New On #AptChat: Outreach Marketing for Multifamily in a Digital World
Each week, some of the best and brightest in multifamily join the Twitter-based discussions on #AptChat. We’ve consolidated and summarized some of the top tips shared by industry leaders to help you manage properties more effectively.
The theme in one recent chat was “Outreach Marketing in a Digital World.” Here’s how the conversation went:
“What are your biggest challenges when it comes to outreach marketing (time, money, training, etc.)? What are the pain points?”
The first interchange in response to this question centered on planning. Exactly whom are you trying to reach, and what result are you trying to achieve? Participants chimed in that too often, marketing outreach is not clearly thought out, so leasing agents don’t really buy in. Instead, they do the minimum of what they’re supposed to do – such as a brochure “drop and run.” Often there’s no training, and in addition, the potential rewards aren’t clear, particularly since business-to-business marketing has a slower ROI than working prospect leads directly.
Next the conversation turned to building and nurturing relationships achieved through outreach marketing. As one participant said: “ORM requires more follow up and touch points than traditional prospects do.” It was also mentioned that ORM is a two-way street. As another participant said: “You can NEVER go in just selling. There are so many other things apartment communities have to offer other than apartments for rent.”
How are you tracking your outreach efforts and tying that to ROI? Are you using any tools to better track its effectiveness?
Gift cards, giveaways and contests, including Amazon Sweepstakes, were mentioned as some of the more trackable activities for ORM. But social media engagements were brought up as well: followers and shares can easily be tracked.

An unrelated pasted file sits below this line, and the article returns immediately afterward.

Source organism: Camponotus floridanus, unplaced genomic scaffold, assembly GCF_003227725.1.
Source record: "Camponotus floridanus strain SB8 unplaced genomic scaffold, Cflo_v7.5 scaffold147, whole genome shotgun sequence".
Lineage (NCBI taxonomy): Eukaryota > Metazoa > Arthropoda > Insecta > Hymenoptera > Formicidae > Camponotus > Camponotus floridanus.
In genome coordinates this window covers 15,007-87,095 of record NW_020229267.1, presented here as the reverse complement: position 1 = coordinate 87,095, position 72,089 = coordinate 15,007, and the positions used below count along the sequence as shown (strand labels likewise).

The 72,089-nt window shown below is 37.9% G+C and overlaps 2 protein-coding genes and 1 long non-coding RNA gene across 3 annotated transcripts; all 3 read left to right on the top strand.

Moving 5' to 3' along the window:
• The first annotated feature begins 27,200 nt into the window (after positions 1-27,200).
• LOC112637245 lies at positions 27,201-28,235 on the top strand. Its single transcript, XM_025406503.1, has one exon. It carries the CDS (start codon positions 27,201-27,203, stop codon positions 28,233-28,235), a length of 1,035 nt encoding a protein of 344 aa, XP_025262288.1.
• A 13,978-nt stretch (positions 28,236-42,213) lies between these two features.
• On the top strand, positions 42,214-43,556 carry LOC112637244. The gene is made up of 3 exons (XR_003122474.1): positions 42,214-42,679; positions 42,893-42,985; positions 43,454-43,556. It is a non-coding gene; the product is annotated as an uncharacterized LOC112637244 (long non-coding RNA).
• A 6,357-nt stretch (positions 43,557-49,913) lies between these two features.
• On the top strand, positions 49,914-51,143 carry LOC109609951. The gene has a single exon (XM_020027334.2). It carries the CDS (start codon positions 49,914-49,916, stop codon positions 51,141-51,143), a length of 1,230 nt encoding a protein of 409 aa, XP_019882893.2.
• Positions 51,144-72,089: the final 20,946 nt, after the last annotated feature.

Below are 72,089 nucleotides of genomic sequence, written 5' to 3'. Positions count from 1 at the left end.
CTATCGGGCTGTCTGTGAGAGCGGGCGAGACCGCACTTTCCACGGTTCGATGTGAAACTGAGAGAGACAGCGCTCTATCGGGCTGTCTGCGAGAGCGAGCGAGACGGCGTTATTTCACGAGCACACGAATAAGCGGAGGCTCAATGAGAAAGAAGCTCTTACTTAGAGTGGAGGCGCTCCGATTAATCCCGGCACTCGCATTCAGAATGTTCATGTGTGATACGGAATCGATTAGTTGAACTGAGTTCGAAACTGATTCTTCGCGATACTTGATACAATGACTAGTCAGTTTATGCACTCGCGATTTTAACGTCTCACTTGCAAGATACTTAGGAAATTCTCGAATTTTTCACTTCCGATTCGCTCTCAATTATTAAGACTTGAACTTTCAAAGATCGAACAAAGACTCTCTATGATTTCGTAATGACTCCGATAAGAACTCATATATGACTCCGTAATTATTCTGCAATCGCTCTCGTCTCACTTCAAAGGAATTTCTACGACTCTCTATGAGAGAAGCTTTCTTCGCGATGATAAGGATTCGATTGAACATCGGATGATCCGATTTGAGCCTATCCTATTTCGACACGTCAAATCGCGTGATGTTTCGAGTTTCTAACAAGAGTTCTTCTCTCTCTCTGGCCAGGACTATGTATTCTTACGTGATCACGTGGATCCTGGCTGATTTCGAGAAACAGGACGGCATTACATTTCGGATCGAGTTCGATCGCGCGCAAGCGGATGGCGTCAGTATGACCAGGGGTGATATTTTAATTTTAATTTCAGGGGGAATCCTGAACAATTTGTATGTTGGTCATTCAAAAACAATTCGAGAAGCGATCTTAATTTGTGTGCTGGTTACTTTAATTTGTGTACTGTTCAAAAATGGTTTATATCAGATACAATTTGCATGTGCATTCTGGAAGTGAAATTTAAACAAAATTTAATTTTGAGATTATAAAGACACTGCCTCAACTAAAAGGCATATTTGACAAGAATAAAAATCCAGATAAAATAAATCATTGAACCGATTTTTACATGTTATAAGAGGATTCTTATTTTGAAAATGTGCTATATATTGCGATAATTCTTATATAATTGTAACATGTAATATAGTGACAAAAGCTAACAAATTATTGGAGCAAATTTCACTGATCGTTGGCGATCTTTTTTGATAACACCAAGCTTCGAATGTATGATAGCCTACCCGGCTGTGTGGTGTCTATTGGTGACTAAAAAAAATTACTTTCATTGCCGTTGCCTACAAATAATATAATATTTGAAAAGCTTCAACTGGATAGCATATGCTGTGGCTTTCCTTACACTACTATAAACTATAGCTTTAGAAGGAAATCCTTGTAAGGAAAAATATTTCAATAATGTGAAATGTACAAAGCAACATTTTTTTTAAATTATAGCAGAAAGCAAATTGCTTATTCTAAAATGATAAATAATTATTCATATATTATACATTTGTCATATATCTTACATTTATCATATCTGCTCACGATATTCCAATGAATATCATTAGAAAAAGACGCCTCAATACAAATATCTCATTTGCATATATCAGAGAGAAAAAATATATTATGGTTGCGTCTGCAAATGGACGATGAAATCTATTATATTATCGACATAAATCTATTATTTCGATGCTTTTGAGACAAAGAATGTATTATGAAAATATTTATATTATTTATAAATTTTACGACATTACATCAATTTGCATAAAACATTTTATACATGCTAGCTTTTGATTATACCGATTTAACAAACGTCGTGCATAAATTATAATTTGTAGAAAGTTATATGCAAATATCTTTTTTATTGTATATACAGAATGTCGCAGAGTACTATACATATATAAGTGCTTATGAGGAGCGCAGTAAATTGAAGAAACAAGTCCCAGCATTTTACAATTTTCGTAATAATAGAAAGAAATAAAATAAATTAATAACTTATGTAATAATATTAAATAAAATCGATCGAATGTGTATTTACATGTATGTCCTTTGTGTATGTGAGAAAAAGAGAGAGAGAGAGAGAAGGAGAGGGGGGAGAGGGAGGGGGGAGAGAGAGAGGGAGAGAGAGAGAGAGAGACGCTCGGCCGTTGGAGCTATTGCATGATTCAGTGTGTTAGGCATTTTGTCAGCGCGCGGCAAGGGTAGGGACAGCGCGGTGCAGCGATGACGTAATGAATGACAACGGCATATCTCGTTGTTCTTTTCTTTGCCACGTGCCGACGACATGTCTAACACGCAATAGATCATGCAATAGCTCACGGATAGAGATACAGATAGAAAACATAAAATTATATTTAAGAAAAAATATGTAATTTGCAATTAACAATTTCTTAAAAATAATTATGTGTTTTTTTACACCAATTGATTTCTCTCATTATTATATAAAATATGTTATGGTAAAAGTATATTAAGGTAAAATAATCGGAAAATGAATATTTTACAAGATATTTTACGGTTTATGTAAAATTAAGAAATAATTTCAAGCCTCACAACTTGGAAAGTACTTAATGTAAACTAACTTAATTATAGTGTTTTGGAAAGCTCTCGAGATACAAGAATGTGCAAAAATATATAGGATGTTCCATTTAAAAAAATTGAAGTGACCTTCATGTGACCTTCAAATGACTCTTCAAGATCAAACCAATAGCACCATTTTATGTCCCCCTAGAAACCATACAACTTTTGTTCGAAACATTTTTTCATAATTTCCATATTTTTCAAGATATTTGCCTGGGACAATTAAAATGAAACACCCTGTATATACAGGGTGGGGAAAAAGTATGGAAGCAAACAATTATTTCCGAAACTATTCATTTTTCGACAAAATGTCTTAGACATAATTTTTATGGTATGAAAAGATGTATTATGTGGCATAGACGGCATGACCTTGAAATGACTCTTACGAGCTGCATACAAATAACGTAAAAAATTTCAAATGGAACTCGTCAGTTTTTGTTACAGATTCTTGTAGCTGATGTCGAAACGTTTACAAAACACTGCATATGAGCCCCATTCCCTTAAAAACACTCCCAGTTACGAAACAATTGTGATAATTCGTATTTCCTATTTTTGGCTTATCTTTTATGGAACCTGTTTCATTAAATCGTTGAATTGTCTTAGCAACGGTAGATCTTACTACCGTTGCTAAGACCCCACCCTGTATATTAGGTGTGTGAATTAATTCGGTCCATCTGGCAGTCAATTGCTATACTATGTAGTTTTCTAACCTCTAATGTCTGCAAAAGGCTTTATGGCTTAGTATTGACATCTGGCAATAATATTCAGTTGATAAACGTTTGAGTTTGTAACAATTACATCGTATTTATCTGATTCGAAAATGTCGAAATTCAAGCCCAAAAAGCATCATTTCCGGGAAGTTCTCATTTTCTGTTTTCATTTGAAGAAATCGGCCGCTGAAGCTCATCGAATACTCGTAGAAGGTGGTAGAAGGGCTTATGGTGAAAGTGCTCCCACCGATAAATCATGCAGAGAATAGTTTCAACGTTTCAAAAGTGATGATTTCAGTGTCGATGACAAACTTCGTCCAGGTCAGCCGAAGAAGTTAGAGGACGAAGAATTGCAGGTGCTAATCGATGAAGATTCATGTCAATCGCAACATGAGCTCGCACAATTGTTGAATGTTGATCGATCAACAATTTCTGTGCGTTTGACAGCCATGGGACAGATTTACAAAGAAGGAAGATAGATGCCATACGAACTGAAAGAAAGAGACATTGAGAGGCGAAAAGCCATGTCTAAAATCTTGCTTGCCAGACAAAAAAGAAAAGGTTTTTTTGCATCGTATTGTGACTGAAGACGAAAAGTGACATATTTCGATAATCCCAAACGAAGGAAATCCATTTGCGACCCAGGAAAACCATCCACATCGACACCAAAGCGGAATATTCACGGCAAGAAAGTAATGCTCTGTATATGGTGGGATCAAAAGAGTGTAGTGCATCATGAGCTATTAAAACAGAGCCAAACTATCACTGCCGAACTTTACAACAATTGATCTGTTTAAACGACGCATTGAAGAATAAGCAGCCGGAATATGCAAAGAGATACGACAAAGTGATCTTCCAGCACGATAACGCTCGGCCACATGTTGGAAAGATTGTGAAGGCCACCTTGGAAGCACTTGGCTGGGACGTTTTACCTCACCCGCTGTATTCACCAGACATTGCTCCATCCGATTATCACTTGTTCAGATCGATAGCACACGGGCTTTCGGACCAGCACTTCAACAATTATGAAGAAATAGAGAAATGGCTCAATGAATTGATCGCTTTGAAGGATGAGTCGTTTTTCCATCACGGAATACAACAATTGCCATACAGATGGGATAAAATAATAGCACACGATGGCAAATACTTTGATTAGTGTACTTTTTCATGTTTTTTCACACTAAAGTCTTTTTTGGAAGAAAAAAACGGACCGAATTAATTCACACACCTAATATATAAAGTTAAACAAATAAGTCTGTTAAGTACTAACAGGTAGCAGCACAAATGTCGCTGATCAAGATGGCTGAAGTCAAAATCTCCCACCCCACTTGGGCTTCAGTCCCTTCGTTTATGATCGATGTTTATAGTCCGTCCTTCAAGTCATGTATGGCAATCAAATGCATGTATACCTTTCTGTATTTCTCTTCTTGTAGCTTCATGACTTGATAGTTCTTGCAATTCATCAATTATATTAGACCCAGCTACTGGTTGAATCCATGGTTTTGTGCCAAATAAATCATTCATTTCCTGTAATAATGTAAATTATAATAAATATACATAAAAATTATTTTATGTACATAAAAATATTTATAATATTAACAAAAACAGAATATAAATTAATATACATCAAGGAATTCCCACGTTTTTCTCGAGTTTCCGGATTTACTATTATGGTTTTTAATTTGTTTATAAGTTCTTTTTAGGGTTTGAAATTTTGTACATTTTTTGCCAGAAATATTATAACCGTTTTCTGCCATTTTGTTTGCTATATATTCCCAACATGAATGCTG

How are you incorporating digital into your outreach efforts? How would you like to do this ideally?
The burgeoning power of video vs. the written word came up immediately. Most of the major social media platforms are adjusting to the new reality that people are less and less inclined to read vs. looking at a photo or watching a video. One respondent suggested identifying residents willing to make short videos about living at the community and local amenities and targeting their workplace for ORM opportunities. Another said that site teams often make digital marketing overly complicated: that a lot of its effectiveness happens organically.
Do you incentivize your teams in some way for completing outreach marketing? If so, what do you do? If not, why not?
The difficulty of quantifying ORM results came up here. One respondent explained that the metrics might not include an actual increase in rentals: results might be measured in referrals, website traffic, and social engagement. Said another: “You know it’s a good partnership when other active biz social accounts share your stuff!”
But all agreed it’s not easy to tie ORM results to incentives.
Where does the resident base come into play? How can they be better utilized for outreach marketing?
There was the expected answer here: that residents should be encouraged to “check in,” post pics and engage with marketing partners. But one respondent added that residents “can connect you to HR departments at workplaces; it’s easier to get in the back door than knock on the front.”